Six Tips for Recovering the Awe and Wonder of the Holidays

We are heading into what for many church planters is the busiest time of the year. Halloween, All Saints Day, Thanksgiving, Advent and Christmas are almost here. What is meant to be an exciting celebration of the awe and wonder of Christ’s coming in human form to dwell amongst us, has instead become a season of overwork, exhaustion, and burn out. Added to that this year is the burden of our heavy hearts reacting to the devastation in Puerto Rico from hurricane Maria, the shooting in Las Vegas, earthquakes in Mexico and so many other disasters around the world. We might be getting ready to sing Joy to the world, but our spirits are not really joyful and even at the best of times it is hard for us to enter into the awe and wonder of the seasons.

Unfortunately, research also suggests that we are awe deprived. We spend more time working and commuting and less time in nature, involved in art and music or with other people, the main situations that invoke awe and wonder. How do we prepare and enable our congregations to really celebrate with awe and wonder the coming of Christ and the impact he has on our world?

Here are some suggestions for instilling a good dose of awe into your congregation this holiday season:

1. Cultivate Silence

The first key to preserving awe and wonder in our lives is to allow for silence, not the silence that comes from an absence of noise, but silentium the silence of attentiveness towards God which we enter into as we make space for and pay attention to our loving, awe inspiring God. It is the place where we find breathing space for our souls and allow our imaginations to flourish.

It was the contemplative practice of lectio divina with its encouragement to a listening kind of silence that opened my soul to awe and wonder once more. This is a very ancient prayer technique practice once widespread in Christianity. It is becoming popular once again as it draws us into the presence of God in an awe inspiring, listening way that enables us to discover an underlying spiritual rhythm in our daily life.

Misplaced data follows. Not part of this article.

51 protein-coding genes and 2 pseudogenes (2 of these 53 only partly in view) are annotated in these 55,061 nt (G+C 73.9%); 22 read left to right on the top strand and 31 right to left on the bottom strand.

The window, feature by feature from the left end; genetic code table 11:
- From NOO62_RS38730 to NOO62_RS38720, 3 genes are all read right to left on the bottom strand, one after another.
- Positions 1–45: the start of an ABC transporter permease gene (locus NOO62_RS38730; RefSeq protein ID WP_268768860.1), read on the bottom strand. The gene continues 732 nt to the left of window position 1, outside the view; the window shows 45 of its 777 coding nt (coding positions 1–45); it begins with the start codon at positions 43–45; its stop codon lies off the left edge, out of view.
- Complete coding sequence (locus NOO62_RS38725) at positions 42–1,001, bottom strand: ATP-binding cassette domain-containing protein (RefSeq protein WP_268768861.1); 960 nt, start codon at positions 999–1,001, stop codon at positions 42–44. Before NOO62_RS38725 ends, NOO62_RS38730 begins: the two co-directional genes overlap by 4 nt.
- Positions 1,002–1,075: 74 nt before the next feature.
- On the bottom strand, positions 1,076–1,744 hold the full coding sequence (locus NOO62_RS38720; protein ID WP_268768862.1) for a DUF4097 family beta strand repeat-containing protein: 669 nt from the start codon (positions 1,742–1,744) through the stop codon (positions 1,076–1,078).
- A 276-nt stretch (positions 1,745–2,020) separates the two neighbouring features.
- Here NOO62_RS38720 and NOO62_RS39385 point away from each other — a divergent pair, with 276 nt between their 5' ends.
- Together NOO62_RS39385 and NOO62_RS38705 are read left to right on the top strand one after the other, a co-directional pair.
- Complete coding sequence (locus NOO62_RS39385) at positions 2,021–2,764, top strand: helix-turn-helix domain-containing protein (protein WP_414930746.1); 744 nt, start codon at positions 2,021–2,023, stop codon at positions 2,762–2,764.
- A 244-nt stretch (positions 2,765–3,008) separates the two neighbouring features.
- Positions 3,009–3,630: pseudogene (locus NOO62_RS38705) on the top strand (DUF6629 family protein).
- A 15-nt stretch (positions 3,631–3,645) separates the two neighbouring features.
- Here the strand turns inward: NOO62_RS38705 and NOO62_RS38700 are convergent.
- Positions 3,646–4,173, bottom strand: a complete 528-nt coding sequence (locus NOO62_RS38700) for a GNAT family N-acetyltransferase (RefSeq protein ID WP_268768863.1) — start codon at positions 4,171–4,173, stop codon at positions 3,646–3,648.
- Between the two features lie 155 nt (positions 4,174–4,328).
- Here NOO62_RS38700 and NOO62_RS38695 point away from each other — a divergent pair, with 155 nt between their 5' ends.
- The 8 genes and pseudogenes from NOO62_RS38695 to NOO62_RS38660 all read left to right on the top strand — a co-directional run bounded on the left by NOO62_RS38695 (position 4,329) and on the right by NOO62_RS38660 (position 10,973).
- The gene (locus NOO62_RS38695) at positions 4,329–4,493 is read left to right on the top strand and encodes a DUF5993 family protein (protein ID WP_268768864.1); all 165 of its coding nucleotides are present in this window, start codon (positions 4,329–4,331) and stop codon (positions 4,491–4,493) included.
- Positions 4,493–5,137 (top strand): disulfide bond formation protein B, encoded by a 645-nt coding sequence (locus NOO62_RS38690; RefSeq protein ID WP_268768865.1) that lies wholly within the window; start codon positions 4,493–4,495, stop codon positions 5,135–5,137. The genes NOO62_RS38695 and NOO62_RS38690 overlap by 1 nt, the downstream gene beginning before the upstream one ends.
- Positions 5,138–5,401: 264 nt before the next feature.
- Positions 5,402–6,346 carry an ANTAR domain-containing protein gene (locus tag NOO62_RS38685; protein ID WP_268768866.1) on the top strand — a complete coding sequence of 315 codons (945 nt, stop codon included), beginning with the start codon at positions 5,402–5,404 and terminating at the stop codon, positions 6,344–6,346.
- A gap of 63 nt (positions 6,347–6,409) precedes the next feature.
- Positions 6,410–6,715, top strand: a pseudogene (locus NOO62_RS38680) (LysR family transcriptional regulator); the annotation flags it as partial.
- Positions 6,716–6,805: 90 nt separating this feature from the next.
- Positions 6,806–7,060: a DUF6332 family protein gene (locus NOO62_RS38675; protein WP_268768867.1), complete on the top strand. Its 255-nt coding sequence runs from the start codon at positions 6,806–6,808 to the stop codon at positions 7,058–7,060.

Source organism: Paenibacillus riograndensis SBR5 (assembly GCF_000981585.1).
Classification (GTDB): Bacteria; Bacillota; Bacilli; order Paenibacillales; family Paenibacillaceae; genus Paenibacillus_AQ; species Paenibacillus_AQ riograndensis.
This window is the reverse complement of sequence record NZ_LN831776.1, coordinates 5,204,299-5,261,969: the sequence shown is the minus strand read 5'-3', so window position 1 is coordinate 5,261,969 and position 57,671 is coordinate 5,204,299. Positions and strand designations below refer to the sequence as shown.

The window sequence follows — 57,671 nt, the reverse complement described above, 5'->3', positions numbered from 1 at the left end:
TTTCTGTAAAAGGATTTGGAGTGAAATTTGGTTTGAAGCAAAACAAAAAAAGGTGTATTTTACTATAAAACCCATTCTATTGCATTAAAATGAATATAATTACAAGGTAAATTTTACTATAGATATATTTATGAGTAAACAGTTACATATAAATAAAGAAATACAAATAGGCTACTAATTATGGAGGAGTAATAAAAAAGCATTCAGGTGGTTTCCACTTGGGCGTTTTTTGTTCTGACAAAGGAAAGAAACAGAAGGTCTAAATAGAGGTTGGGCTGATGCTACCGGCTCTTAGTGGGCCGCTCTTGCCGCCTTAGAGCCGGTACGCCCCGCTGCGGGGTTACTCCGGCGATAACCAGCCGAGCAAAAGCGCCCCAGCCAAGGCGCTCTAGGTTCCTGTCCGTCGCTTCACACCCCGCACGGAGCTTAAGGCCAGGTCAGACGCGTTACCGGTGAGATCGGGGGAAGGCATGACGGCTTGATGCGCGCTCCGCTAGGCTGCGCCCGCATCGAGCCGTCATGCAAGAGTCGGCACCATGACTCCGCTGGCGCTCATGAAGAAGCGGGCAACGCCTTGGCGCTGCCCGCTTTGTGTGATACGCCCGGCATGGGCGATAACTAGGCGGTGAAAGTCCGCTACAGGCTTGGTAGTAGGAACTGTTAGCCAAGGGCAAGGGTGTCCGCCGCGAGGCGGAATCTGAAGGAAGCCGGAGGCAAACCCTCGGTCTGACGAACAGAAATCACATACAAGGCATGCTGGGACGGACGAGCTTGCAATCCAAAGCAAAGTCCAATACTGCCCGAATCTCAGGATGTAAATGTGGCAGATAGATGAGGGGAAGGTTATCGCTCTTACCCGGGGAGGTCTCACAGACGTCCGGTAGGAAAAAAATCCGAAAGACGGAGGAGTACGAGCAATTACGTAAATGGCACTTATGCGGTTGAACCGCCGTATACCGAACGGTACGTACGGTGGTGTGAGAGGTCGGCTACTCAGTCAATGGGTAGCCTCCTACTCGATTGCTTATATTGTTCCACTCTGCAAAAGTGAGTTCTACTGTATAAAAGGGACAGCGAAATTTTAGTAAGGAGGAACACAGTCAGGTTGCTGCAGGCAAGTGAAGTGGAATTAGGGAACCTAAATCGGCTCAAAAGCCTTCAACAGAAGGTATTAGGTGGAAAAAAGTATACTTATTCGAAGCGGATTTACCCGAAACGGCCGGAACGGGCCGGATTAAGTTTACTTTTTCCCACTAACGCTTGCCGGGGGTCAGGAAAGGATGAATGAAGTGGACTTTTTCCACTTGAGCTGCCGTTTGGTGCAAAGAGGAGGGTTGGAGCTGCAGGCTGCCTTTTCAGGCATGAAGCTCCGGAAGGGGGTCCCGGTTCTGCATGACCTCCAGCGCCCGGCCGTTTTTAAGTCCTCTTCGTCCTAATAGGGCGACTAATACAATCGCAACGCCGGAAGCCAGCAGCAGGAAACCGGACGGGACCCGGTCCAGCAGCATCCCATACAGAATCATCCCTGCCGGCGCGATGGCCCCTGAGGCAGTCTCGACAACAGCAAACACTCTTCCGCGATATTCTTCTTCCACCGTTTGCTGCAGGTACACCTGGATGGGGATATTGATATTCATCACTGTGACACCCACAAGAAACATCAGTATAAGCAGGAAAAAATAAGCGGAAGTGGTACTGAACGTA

Lectio invites us to sit quietly in the presence of God, deliberately shutting out the distractions of inner and outer noise. It encourages us to relish and savor not just the meaning of the words of the scriptures we read but also the new and inspiring revelations of God they can bring to every day. It invites us to center ourselves on God, read scripture and listen contemplatively for what God’s spirit might say to us through our listening.

2. Get out into nature. 

Nothing stirs our imaginations or inspires us with awe like nature. Encourage your congregations to enter into the outdoor celebrations of the season. I love to gather autumn leaves and decorate them with words of faith and inspiration for the Thanksgiving table. Or you might like to plan a candlelight walk in your local park or forest during Advent, or sit on the beach and watch the sunset while you tell the story of Christ’s birth and imagine the wonder of the heavenly angels bursting into the earthly realm singing joy to the world.

3. Take notice of the small beautiful things around you. 

At Christmas we are often overwhelmed by the mass of goods we are encouraged to buy and consume. Encourage your congregations to reflect on the memories and memorabilia of Christmas past, those small and seemingly insignificant objects that make the holidays special. Cards, family photos and ornaments can form foci for attentive reflection and awe-inspiring moments.

4. Seek out what gives you goose bumps.

Awe can be triggered by an unexpected smile, a helping hand on the bus, a mural on a wall. Think about what gives you goose bumps and talk to your congregations and families about what takes their breath away during Thanksgiving and Christmas and look for those triggers around you. Discuss ways that these experiences could be nurtured and highlighted.

5. See the world differently. 

For those who live in the Northern hemisphere the holidays conjure up images of snowy landscapes, Christmas carols by the fire and nativity scenes at church. For me growing up in Australia it is about BBQs on the beach, long family vacations and hot summer days. We all need different perspectives in order to keep the story of Christmas alive and awe inspiring. Encourage your congregations to read about holiday traditions in other countries, or to walk with a child through the Christmas tree lot and marvel at their perceptions and curiosity. Or indulge in some holiday baking and close your eyes and rejoice in the beauty of touch and smell.

6. Slow down and take notice. 

Tom and I attend a performance of the Messiah each year just before Christmas. Listening to this wonderful music together is a wonderful way to drink in the wonder of Christmas once more. Or you might like to take a day off from the season’s festivities and go away for a silent retreat.

What inspires you with awe when you think about the birth of Christ? How do you feel you could encourage your congregation to discover this awe once more?

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Christine Sine
Christine Sine is the executive director of Mustard Seed Associates, a small community based organization with a passion for sustainability, simplicity, spirituality and hospitality. She is a keen gardener, and an author who loves to help people connect their spiritual practices to their everyday life. Her latest books are Return to Our Senses: Reimagining How We Pray and To Garden With God. She blogs at Godspace.
Christine Sine

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